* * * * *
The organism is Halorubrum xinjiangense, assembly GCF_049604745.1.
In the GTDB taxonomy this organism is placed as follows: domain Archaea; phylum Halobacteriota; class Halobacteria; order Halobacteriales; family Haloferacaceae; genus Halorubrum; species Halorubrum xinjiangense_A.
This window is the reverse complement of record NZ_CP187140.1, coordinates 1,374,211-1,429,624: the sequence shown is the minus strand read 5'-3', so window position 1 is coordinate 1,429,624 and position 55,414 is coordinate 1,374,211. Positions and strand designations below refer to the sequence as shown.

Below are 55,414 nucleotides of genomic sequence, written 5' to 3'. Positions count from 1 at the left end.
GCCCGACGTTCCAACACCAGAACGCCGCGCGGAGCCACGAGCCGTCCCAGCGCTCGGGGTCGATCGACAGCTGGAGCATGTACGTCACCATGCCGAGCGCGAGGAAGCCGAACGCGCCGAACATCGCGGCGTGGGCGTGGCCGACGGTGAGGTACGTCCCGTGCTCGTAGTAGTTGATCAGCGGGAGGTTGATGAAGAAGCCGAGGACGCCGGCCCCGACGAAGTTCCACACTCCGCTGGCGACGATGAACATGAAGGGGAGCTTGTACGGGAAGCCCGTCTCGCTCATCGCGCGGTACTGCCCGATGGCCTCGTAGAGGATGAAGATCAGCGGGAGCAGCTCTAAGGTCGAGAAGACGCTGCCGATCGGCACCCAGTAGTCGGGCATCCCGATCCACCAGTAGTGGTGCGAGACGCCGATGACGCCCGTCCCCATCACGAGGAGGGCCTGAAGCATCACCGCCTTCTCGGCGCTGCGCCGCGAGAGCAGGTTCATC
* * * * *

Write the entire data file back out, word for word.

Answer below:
The organism is Halorubrum xinjiangense, assembly GCF_049604745.1.
In the GTDB taxonomy this organism is placed as follows: domain Archaea; phylum Halobacteriota; class Halobacteria; order Halobacteriales; family Haloferacaceae; genus Halorubrum; species Halorubrum xinjiangense_A.
This window is the reverse complement of record NZ_CP187140.1, coordinates 1,374,211-1,429,624: the sequence shown is the minus strand read 5'-3', so window position 1 is coordinate 1,429,624 and position 55,414 is coordinate 1,374,211. Positions and strand designations below refer to the sequence as shown.

Below are 55,414 nucleotides of genomic sequence, written 5' to 3'. Positions count from 1 at the left end.
GCCCGACGTTCCAACACCAGAACGCCGCGCGGAGCCACGAGCCGTCCCAGCGCTCGGGGTCGATCGACAGCTGGAGCATGTACGTCACCATGCCGAGCGCGAGGAAGCCGAACGCGCCGAACATCGCGGCGTGGGCGTGGCCGACGGTGAGGTACGTCCCGTGCTCGTAGTAGTTGATCAGCGGGAGGTTGATGAAGAAGCCGAGGACGCCGGCCCCGACGAAGTTCCACACTCCGCTGGCGACGATGAACATGAAGGGGAGCTTGTACGGGAAGCCCGTCTCGCTCATCGCGCGGTACTGCCCGATGGCCTCGTAGAGGATGAAGATCAGCGGGAGCAGCTCTAAGGTCGAGAAGACGCTGCCGATCGGCACCCAGTAGTCGGGCATCCCGATCCACCAGTAGTGGTGCGAGACGCCGATGACGCCCGTCCCCATCACGAGGAGGGCCTGAAGCATCACCGCCTTCTCGGCGCTGCGCCGCGAGAGCAGGTTCATC